Why I am a United Methodist Minister…(and will always be one): The Impact of Conference Youth Ministry


While in the Western region of Maryland on a preaching engagement I took time to visit McDaniel College (formerly Western Maryland College).   I drove up on the campus, parked my car and began the walk that I used to take 30 years ago as a youth attending what was known as Youth Assembly of the Baltimore Conference of the United Methodist Church.

In those days, we didn’t have Rock event as it is now.  We had a smaller conference wide event that drew together about 160 youth every summer in the month of  June.  For those of us who attended, it was the highlight of the year.  We had workshops, baseball games, community building, and worship.  Underneath all of that, we also had the typical heartbreaks and 48 hour romances that came with teenage life.  Then, there was the newsletter that circulated the entire assembly.  They were the greatest newsletters EVER!

What we created was, community.  From Tuesday through Friday, we lived together.  We ate together.  We slept in dormitories and ate in the college cafeteria.  But, what was the highlight of the week, was the Thursday night worship service and Holy Communion.  It was in this service that many persons became believers, received their call to the ministry and other vocational paths.  This was a powerful night, ending with a circle outside of Big Baker Chapel singing, “Pass it On.”  That hymn was reserved seemingly for the last night of Youth Assembly.  During that hymn, we wept, we remembered and we realized that we were apart of something huge, no matter what home life was like, no matter what life was like back at school, for a moment we created a larger community that felt like and was, the Kingdom of God.

Walking on that campus, some thirty years later, I remember so very well and understood so deeply that that experience was life changing and life saving.  My call to this life was nurtured and birthed on that campus for the following reasons:

  1. Intimacy.  Youth Assembly (and the Conference Youth Council) was a small group of kids who had grasped the gospel mission.  We were small enough to know when someone was struggling and striving.  Our intimacy was small enough to break bread and raise cup over a common table.  Yet, all were welcome and more came.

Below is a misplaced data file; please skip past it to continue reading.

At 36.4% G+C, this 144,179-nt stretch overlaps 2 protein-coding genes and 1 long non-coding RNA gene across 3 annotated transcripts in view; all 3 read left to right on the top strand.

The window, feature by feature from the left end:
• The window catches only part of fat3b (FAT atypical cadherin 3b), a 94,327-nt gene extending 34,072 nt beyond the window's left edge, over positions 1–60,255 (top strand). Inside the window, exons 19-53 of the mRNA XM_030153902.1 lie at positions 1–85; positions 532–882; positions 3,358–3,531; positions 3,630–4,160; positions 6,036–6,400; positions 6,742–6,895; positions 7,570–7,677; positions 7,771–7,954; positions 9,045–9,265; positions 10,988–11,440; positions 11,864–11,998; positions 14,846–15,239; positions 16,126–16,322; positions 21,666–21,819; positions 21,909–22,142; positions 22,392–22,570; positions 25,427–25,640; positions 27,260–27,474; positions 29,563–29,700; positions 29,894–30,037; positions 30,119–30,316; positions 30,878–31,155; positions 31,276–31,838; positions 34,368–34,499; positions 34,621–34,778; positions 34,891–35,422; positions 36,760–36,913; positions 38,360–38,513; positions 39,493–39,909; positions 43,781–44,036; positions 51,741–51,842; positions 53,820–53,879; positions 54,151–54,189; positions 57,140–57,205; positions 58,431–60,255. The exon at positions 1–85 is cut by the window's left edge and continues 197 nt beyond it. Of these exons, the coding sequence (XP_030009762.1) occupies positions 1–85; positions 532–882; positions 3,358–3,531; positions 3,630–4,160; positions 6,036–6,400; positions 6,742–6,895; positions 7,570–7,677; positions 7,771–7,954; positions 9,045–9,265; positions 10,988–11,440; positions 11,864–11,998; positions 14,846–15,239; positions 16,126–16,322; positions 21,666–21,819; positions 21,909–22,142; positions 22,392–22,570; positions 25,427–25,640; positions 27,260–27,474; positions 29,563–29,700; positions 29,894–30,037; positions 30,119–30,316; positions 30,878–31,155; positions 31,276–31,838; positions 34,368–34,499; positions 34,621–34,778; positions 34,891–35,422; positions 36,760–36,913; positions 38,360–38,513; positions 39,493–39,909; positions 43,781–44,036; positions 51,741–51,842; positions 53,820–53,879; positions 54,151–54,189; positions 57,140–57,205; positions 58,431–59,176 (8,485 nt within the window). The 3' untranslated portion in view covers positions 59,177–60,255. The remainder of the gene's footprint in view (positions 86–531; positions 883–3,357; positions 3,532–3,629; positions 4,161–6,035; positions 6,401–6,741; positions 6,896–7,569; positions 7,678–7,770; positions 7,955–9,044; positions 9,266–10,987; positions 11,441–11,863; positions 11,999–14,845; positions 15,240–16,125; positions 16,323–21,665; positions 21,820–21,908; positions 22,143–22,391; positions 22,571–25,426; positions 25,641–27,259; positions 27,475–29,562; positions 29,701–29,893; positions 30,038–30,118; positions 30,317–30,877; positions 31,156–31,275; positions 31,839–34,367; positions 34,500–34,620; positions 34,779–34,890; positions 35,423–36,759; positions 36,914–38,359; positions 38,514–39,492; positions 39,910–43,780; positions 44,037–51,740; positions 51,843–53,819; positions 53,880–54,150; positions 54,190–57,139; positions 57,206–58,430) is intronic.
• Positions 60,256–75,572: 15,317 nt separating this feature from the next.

2.  One on one access to pastors.  As youth we had the pastors during that week ALL to ourselves.  The pastors hung out with  us, conversed with us and literally befriended us.  The Rev’s. Terri Cofiel, E. Allen Stewart, Kim Capps, Gayle Annis-Forder,  Mark Mooney, Joan Carter-Rimbach, Richard Gray, Terri Rae Chattin, and Bill Hershey were just a few.  These were young adult clergy, youthful, energetic and vibrant and took us in under their wing and believed in us beyond our own understanding.  I am today, because of them.  I got to ask a thousand questions, explore a number of issues and listen to a variety of preaching styles and theological insights.
  3.  Youth planned EVERYTHING.  Youth came up with the theme, chose speakers, and figured out the product.  The adults were in the background gently leading and guiding us.
  4. I was exposed to other youth from other cultural backgrounds who also shared the call to serve the church.   We all didn’t remain United Methodist but a few of us did.  Even in those days, we wrestled with issues of nuclear disarmament, homosexuality, the drug war and world peace.
  5.  United Methodism at work and in sight.  The United Methodist Church led Youth Assembly from beginning to end.  All of the preachers were Baltimore Conference clergy.  Communion was very liturgical and powerful.  Hearing them preach, watching them consecrate elements, sitting on the steps hearing their stories solidified for me that this is where I wanted to be.
  6. Being on a college campus exposed me to the possibilities of being in a college of my own and

I don’t mean to suggest that those days were perfect or that we grew up to live perfect lives.  In fact, some of us struggled to make sense of  life after those days.  But, it was those days that pushed us to fight through difficult seasons of divorce, loss, cancer, addiction, failure and all the other seasons that accompany adult life.  We had a foundation to stand on and to lean on.

I was nurtured as a youth.  I was nurtured by committees on ordained ministry.  I was a child of the church being raised to serve our Lord.  For this reason, I will always be faithful to this church; riddled with challenge, shifting and calls to change.  It found its way to my neighborhood, picked me up and utilized my gifts.   God brought me back here to this campus I came to in 1985, to remind me of what a sacred relationship and trust I’ve been invited to serve in.  Oh what a privilege.

I got back in my car after this stroll with thanksgiving in my heart, that I grew up in the neighborhood known as the United Methodist Church.  I am here to serve and I won’t turn back.

I love thy church, O God!  for her my tears shall fall, for her my prayers ascend, to her my cares and toils be givin, till toils and cares shall end.  Beyond my highest joy, I prize her ehavenly ways, her sweet communion, solemn vows, her hymns of love and praise.






~ by bkevinsmalls on January 14, 2016.

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